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EPA’s Big Stick

Issue 2 and Volume 112.

Robynn Andracsek, P.E., Burns & McDonnell and Contributing Editor

Every month seems to bring a new, yet familiar, headline: “EPA levies huge fine against utility for Clean Air Act violations.” The most prevalent charge is modifying coal-fired boilers without receiving a New Source Review (NSR) permit and applying best available control technology (BACT). This is the so-called “routine maintenance” reinterpretation of the Clean Air Act.1

EPA’s power plant enforcement effort has systematically targeted electric utilities with the goal of “bringing the power plant industry into full compliance with the NSR” and Prevention of Significant Deterioration (PSD) requirements contained within the Clean Air Act.

No grandfathered coal-fired boiler can survive a PSD look-back. Twenty years ago, how did a plant manager justify a capital expenditure? By saying that “this modification will decrease downtime, regain lost capacity and extend the life of the boiler.” What words today are red flags to EPA that an action—thought at the time to be routine maintenance—is no longer considered “routine”? Decrease downtime, regain lost capacity and extend the life of the boiler; the very same words historically used to justify a capital expenditure.

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The enforcement initiative against utilities began in 1999. Let’s check the score after almost a full decade of action. (See Table 1.)

Allowance Surrender

All of these decrees, except for Alcoa2, also require the surrender of SO2 and/or NOX allowances. EPA is a big advocate of cap and trade regulations to reduce emissions. These programs, such as Acid Rain and Clean Air Interstate Rule (CAIR), assign a monetary value to each ton of emissions. By capping the amount of tons allowed, EPA can control the total amount of emissions of each pollutant. EPA then lowers the total amount over time to reduce national emissions. Each facility subject to cap-and-trade legislation must hold or purchase allowances to account for each ton of their actual emissions. Facilities that reduce their emissions can sell their excess emissions to other companies that are short on allowances. With allowances priced around $700 a ton, the surrender of allowances can add millions of dollars to the true cost of each settlement.

A separate enforcement action against East Kentucky Power Cooperative specifically addressed only Acid Rain compliance, at a cost of more than $11.4 million in penalties, plus the cost of surrendered allowances.

The requirement to retrofit control devices comes with an emission rate to be met.

For NOX, installation of selective catalytic reduction (SCR) to a level of 0.01 lb/mmBtu is the most common requirement (imposed in the actions involving Mirant, AEP, Alabama Power and Ohio Edison, among others). System-wide requirements can also be mandated (for example, 0.15 lb/mmBtu across Santee Cooper and Mirant). Some retrofits require low NOX burners (Nevada Power, Mirant) or over-fire air (Minnkota Power).

For SO2, installation of flue gas desulfurization (FGD) to a level of 95 percent and/or 0.1 lb/mmBtu is the most common requirement. In some cases, wet FGD is specified (Minnkota Power). In others, the choice of FGD is left open (as at East Kentucky Power Cooperative, which has yet to make its decision). However, given a requirement to meet a 95 percent reduction, the choice of FGD is largely determined to be wet instead of dry. System-wide requirements are also given in some cases (again, Santee Cooper).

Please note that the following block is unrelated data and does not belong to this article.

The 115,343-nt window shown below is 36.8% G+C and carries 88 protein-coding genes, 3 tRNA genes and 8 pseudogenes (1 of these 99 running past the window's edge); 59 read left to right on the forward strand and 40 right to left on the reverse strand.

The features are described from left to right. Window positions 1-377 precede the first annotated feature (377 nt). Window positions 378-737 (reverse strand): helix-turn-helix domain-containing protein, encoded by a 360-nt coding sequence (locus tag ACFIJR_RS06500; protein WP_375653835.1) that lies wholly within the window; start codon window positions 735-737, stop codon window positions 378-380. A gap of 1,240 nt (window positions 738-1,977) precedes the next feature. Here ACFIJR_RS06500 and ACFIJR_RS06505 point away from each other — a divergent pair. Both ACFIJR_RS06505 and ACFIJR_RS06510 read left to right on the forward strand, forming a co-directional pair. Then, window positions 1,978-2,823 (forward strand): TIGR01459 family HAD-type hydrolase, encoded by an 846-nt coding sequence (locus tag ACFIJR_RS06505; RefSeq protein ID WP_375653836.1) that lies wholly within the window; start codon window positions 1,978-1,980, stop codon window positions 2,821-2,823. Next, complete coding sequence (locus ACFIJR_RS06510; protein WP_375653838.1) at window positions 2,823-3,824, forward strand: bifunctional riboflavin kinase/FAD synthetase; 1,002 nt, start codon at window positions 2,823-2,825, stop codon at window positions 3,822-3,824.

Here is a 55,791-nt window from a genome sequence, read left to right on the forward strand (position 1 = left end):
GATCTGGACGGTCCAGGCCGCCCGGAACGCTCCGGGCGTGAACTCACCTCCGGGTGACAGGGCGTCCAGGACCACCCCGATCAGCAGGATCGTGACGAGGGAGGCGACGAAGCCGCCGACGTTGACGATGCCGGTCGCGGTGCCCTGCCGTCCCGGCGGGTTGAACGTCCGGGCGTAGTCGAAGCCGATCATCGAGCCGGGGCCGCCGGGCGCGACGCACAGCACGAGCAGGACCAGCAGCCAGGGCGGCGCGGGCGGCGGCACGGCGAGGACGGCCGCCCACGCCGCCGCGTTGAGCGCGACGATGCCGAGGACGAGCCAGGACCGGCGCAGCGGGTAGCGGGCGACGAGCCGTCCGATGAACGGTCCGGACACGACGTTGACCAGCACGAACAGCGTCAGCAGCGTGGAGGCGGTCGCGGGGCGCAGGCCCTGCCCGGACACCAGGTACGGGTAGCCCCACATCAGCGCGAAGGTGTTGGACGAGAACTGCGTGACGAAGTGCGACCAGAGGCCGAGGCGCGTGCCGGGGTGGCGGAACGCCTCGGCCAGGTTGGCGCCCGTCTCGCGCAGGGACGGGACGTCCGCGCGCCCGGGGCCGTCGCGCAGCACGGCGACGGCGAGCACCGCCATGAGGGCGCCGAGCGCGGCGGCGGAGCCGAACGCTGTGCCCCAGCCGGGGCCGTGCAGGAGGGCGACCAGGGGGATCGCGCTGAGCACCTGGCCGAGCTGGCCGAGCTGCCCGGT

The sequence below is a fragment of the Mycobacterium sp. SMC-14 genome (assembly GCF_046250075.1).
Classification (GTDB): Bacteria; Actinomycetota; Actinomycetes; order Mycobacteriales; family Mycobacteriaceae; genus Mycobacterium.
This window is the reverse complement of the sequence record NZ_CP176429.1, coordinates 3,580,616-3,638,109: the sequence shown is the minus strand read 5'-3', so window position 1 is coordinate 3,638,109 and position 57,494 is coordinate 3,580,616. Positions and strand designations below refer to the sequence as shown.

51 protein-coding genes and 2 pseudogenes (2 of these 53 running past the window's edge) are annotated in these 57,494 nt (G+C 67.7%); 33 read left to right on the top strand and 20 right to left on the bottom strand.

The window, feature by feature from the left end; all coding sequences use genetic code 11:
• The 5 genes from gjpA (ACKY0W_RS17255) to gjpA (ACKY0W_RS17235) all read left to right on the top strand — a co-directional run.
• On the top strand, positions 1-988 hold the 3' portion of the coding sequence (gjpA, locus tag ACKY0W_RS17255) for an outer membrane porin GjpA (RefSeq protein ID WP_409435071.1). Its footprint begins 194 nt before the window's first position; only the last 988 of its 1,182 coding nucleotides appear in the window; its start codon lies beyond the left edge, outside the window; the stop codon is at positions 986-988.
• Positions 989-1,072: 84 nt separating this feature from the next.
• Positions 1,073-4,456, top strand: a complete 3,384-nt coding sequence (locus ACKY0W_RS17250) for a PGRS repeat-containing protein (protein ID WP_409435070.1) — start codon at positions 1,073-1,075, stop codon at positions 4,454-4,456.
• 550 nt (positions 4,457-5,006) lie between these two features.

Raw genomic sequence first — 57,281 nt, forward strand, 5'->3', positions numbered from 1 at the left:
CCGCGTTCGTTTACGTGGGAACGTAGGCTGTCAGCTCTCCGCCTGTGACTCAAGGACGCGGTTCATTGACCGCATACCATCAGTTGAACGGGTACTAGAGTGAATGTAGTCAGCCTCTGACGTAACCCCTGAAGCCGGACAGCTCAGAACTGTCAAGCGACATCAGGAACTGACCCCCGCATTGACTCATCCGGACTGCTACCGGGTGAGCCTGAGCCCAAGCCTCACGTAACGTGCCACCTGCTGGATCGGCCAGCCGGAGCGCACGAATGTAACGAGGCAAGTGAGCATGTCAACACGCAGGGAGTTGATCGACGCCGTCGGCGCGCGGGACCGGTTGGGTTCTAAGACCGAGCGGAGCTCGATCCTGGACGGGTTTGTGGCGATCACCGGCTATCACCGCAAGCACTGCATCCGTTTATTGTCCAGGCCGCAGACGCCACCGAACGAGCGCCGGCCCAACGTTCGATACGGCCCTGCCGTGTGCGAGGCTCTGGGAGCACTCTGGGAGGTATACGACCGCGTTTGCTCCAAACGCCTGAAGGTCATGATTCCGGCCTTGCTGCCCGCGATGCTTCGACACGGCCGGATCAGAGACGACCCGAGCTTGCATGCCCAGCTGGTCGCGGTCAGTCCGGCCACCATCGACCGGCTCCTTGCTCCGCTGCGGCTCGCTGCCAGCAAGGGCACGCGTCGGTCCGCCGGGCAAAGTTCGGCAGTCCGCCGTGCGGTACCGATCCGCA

Requirements to control particulate (PM10) are usually installation of a new electrostatic precipitator (ESP) or baghouses with a front-half (filterable) particulate rate of 0.03 lb/mmBtu and the installation of a PM continuous emissions monitor system (CEMS), as is the case for AEP and SIGECO. This requirement matches the New Source Performance Standard. The limitation might range down to 0.015 lb/mmBtu if testing shows that a lower rate is achievable (as was required for Alabama Power) or if a dry FGD is required for SO2 in lieu of a wet FGD (Minnkota Power). The agreements do not address back-half (condensable) particulate since it is not controllable.

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From reviewing the penalties in Table 1 (see page 8) and other cases, a trend in the severity of the penalties appears and is shown in Table 2. Facilities considered “major” for federal programs such as Title V or PSD are liable for larger penalties. Likewise, facilities that have actual emissions over their limits are subject to larger fines as opposed to facilities whose compliance issues deal more with paperwork and records. However, Table 1 shows that the true price tag for these consent decrees is not in the civil penalty but in the cost of emission control device retrofits.

The uncontrolled, grandfathered coal-fired boiler is going the way of the dinosaur. Few units have not been hit by recent legislative efforts, such as best available retrofit technology (BART) for protection of visibility or CAIR for protection of the PM2.5 National Ambient Air Quality Standard and have escaped this NSR enforcement initiative. Any such unit can be considered an EPA target at risk for a future enforcement or regulatory action.

  1. See October 2007 column.
  2. Alcoa does not sell electricity to the distribution grid and is therefore not subject to Acid Rain or CAIR.
  3. All consent decrees referenced can be found at http://cfpub.epa.gov/compliance/cases/.
  4. The costs shown for controls are EPA estimates as described in the fact sheets and press releases for each consent decree.
  5. Nevada Power’s consent decree is the only one discussed here that covers natural gas-fired turbines instead of coal-fired boilers.
  6. $4.9 million in purchased and retired SO2 allowances.